Three photojournalists and one of the journalist’s girlfriends were found slain and dismembered in plastic bags by a canal in the eastern Mexican state of Veracruz last Thursday.
According to Mexico’s National Human Rights Commission, 74 media workers have been slain from 2000 to last year, making Mexico one of the most dangerous countries for journalists in the world.
The discovery of the bodies was only five days after police officials found Regina Martinez’s corpse in her bathroom. Martinez was a drug trafficking correspondent for the national magazine, Proceso.
The victims found slain were some of the few Mexican journalists willing to cover crime-related stories in Mexico. Last year, all three victims reportedly received threats against their lives, according to press freedom groups.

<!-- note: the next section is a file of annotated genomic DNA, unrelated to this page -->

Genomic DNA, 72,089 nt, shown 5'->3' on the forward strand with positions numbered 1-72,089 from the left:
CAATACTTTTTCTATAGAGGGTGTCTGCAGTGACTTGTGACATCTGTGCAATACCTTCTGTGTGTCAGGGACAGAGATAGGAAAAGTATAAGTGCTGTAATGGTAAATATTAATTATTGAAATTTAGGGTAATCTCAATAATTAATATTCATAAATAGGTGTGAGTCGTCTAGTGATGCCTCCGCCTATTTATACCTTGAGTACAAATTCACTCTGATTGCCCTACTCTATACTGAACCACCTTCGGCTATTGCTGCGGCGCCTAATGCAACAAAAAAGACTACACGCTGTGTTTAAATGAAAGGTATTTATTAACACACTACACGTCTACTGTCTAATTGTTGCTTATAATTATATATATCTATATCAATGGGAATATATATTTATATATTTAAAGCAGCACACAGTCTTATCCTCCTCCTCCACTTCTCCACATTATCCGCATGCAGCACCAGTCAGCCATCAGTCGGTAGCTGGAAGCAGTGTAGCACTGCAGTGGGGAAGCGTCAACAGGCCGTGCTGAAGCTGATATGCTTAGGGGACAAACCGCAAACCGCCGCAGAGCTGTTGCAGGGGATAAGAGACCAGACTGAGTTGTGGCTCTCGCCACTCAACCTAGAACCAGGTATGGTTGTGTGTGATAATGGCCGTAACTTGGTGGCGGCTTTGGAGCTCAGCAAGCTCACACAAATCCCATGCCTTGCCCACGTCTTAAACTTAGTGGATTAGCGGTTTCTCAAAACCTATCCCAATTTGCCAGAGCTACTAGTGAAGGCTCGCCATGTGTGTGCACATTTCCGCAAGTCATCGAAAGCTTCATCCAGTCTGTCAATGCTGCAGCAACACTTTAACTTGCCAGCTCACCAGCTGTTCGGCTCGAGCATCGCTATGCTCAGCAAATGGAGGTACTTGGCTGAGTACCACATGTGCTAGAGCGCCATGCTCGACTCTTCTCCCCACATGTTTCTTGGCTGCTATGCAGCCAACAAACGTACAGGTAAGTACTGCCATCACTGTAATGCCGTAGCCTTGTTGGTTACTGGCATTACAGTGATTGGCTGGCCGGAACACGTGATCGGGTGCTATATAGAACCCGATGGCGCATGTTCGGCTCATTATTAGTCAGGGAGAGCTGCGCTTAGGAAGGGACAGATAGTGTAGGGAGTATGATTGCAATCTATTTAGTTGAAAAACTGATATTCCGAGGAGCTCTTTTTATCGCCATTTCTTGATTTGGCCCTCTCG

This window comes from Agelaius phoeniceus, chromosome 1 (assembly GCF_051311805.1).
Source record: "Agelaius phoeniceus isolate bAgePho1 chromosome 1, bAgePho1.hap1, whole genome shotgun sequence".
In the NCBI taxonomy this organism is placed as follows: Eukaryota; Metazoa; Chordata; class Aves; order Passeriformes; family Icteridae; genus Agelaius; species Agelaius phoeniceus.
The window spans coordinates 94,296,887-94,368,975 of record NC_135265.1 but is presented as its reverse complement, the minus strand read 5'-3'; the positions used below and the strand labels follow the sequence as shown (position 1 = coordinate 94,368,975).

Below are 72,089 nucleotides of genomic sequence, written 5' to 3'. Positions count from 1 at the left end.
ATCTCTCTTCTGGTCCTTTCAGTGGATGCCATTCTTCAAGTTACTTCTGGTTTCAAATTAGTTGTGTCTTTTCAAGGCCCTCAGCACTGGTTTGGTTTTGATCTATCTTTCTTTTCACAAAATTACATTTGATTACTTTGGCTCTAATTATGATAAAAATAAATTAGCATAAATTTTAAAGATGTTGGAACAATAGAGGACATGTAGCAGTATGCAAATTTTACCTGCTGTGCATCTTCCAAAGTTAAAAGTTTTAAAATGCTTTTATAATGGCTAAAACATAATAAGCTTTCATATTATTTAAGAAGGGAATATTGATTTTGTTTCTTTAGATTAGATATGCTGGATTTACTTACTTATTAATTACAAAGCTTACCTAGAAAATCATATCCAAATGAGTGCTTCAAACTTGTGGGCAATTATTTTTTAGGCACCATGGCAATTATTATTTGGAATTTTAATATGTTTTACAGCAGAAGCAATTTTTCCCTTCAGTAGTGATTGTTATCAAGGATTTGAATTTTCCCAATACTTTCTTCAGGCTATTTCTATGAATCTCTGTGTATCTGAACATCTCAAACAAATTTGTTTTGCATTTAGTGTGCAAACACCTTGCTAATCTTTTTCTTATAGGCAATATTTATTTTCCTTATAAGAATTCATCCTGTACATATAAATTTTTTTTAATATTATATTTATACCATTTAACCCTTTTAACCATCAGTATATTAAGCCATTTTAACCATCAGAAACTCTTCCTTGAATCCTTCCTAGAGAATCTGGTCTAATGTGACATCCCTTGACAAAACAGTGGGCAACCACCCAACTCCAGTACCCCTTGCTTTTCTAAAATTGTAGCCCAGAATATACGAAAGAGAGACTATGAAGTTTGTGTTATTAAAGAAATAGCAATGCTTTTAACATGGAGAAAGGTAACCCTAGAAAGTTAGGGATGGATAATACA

Most of these threats and murders were unresolved and have left terror among journalists. The fear to report is increasing censorship, and journalists are relying heavily on outlets such as social media and blogs to report serious crime. Press advocates call for immediate government action.
On May 3, dozens of Somali journalists celebrated World Press Freedom Day, immediately after discovering the death of a fifth Somali journalist this year. Representatives spoke about the importance of journalists’ safety in conflict zones.
“Countless others face intimidation, harassment and censorship at the hands of governments, corporations and powerful individuals seeking to preserve their power or hide wrongdoings and misdeeds,” U.N. Secretary-General Ban Ki-moon said.